Helping Your Child Cope with Divorce

Understandably, many children have difficulty studying after their parents divorce. Professional help is often needed.
My husband and I recently separated and our son's school work has been suffering. He's more worried about what everyone else is doing, rather than getting his own work done. I don't have behavior problems with him and neither does my ex when our son's at his house. He has seen the counselor at school. What else can we do?
Your son experienced a loss when you and his dad separated, and he is reacting to that loss. As with any loss, it will take time and support for your son to get over what has happened. Many children feel responsible for the separation of their parents; if you haven't already, make sure your son knows that the separation had nothing to do with him and that both you and his dad still love him.

Continue the counseling for your son. If he needs more time than the school counselor is able to give, the school counselor or your pediatrician can refer you to a therapist in your community.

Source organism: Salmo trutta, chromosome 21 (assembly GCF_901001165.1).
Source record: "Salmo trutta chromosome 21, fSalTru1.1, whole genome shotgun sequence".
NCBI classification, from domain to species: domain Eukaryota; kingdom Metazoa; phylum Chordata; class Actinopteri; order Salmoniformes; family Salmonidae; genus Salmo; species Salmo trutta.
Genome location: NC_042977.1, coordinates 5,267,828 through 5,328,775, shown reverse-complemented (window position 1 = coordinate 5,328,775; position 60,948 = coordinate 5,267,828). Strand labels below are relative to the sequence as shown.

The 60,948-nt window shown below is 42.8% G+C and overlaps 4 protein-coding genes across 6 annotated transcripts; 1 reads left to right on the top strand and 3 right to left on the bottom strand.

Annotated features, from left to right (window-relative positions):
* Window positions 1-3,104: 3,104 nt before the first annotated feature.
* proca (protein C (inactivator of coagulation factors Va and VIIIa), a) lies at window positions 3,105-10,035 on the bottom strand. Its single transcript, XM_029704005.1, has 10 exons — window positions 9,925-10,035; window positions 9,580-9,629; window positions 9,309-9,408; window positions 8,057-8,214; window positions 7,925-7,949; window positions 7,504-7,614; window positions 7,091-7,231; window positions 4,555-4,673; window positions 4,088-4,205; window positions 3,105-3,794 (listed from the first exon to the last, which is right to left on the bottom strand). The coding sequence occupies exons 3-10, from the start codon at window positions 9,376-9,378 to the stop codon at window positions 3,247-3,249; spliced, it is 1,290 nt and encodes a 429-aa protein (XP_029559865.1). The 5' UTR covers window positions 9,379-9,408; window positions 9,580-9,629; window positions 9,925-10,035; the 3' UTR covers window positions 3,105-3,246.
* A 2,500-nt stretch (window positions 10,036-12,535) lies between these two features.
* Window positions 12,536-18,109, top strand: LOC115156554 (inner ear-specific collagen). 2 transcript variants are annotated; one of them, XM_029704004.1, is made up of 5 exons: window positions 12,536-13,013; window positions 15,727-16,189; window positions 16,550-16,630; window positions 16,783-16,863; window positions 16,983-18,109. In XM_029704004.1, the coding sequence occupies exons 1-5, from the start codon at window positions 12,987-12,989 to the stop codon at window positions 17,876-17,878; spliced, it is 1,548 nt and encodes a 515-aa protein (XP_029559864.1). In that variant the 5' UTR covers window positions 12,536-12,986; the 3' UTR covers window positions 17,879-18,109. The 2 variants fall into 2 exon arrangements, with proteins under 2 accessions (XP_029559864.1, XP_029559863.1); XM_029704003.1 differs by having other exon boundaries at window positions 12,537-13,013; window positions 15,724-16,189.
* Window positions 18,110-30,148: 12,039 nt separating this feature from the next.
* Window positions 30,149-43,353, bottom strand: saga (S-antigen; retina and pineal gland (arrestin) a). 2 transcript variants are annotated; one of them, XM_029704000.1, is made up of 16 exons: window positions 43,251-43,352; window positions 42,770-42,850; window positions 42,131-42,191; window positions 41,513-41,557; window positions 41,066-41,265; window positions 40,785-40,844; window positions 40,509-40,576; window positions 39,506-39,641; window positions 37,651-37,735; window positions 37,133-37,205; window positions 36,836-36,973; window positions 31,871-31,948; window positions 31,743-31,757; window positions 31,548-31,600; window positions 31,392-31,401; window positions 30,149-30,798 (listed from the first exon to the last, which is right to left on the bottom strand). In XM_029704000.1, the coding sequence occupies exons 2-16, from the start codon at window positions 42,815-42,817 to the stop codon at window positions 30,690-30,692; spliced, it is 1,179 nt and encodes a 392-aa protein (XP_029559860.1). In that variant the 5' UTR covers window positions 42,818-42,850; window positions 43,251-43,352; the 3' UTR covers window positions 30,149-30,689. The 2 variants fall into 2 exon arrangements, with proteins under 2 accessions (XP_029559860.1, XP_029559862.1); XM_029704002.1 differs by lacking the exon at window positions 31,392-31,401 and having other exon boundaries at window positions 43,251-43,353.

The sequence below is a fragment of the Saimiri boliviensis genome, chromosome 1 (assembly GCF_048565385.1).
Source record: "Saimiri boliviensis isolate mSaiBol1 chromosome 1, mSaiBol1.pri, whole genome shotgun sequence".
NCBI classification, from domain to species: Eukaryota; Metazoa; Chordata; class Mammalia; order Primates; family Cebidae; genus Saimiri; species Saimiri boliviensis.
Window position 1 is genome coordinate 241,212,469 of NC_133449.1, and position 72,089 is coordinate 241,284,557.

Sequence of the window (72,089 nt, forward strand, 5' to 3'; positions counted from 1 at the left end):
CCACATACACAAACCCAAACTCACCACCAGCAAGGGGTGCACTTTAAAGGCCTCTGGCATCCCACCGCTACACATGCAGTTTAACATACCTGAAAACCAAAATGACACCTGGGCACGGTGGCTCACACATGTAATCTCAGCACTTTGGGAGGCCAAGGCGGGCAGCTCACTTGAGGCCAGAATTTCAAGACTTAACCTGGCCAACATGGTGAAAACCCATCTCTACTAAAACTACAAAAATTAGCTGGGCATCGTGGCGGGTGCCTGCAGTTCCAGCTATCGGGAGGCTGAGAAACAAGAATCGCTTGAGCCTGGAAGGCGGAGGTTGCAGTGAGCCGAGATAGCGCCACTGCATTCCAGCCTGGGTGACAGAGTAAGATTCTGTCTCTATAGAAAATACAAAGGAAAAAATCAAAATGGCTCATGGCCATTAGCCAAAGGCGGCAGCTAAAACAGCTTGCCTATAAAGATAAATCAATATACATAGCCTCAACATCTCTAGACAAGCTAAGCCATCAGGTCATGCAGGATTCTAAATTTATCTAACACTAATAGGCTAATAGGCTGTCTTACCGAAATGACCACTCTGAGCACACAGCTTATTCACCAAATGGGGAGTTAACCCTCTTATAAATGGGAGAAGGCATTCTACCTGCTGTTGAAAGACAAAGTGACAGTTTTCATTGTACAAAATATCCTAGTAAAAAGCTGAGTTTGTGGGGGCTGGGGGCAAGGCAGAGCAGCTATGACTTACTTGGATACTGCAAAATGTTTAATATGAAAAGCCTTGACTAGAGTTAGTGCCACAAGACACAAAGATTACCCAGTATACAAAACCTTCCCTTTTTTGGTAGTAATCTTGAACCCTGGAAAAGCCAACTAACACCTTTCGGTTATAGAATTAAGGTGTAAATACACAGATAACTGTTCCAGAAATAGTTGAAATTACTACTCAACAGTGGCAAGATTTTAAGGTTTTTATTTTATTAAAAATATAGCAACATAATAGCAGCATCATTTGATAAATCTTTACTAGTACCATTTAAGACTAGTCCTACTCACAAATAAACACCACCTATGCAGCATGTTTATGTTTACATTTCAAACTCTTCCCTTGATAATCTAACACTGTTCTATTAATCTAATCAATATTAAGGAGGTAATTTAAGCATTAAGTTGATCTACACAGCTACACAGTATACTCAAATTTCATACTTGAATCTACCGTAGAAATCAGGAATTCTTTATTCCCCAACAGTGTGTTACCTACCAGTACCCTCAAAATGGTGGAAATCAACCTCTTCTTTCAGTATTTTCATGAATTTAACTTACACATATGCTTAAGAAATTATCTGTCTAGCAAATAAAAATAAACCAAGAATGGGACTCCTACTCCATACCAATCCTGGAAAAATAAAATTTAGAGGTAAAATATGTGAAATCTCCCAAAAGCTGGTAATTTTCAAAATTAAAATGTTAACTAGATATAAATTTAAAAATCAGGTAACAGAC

Talk with the teacher about working out a positive reward system for your son. Ask her to send you a daily note (could be as simple as a check mark or smiley face) to let you know how your son's day was, then follow up at home. A good day can earn a walk around the block just with you or an extra bedtime story; two or three good days in a week can earn having a friend over to play on the weekend. You can increase the amount of time required to earn a reward as your son's work improves.

Barbara Potts has worked as an elementary school counselor for many years. She has a BA in psychology from Wake Forest University, and an M.Ed. in Guidance and Counseling from the University of North Carolina at Greensboro.

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